Recent Election Trends Show Disdain for Big Government
By Pia Varma
What yesterday’s Presidential election has proven more than anything else,is that people are sick of government corruption and bureaucracy. Whether Donald Trump is the right man for the job or not is irrelevant. For all his plethora of faults, the fact of the matter is that he’s an outsider. He has never been involved in the political system before. He funded much of his campaign himself. He tiptoes over nothing and led a campaign that went completely off-book from the typical politically correct, establishment playbook that we have grown accustomed to. He’s also a businessman and real estate tycoon who has, no doubt, had to fight with his fair share of zoning boards and regulators in his time.
This is very a different kind of resume from that of career politician Hillary Clinton, who has been entrenched in business as usual in Washington D.C. since 1993, first as the First Lady, then Senator of New York and finally as Secretary of State. And if there is any meat to what Wikileaks founder Julian Assange has said in a recent interview with John Pilger, she has also been tied to Goldman Sachs, Saudi Arabia and CNN. In other words, she appears to be part of a club that Americans no longer want any part of. And they have made that clear.
But this general “fed up-ness” with bureaucracy is not just prevalent amongst U.S. voters. It is a mood shared by millions of people around the world. Brexit, of course, was the beginning. With a collective swoosh of the pen, the people of the United Kingdom also sent a strong message to an ever-expanding European super state that from now on, they will be dictating their own terms. In fact, just this week, Theresa May was in India looking to broker some trade deals. These are deals the E.U. had “been delaying for 9 years,” according to Daniel Hannan, conservative MEP from the South West. He and other M.E.P.s “have spent 40 years arguing from the inside, trying to push the E.U. toward a more open economy and we’ve had some successes but overall it has to be reckoned a failure.”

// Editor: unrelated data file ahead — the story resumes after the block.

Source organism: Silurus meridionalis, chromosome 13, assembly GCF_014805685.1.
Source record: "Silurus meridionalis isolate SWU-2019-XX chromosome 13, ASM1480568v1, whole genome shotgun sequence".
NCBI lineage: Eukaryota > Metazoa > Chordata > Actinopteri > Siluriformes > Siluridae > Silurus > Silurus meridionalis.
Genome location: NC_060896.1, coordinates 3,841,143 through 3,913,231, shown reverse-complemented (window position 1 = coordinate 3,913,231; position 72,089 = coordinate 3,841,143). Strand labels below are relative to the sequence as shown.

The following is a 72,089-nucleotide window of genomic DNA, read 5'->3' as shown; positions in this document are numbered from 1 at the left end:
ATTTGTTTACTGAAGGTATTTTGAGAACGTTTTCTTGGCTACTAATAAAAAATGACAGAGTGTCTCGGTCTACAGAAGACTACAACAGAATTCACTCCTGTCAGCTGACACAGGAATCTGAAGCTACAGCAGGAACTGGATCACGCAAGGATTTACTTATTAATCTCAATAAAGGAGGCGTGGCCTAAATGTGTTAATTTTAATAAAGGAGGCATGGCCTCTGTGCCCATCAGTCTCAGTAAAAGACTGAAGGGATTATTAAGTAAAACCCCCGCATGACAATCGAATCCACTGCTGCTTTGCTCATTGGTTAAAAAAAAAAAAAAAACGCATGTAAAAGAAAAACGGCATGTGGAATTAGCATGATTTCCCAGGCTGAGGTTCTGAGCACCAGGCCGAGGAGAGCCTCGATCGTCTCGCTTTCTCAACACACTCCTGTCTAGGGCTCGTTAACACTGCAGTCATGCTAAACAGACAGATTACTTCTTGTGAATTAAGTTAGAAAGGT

And then just last night, out of nowhere, India banned 500 and 1000 note rupees as a way of cracking down on black money corruption.
So whether Trump or the Republican-controlled House and Senate will actually work to scale back the government, whether Brexit will be executed smoothly or not, or whether the Indian government spontaneously recalling larger rupee notes was correct way of fighting corruption, is actually besides the point. The bottom line is it is now obvious that a great majority of people in this world just want an end to business as usual. Whether this is what we actually get or not…we shall see.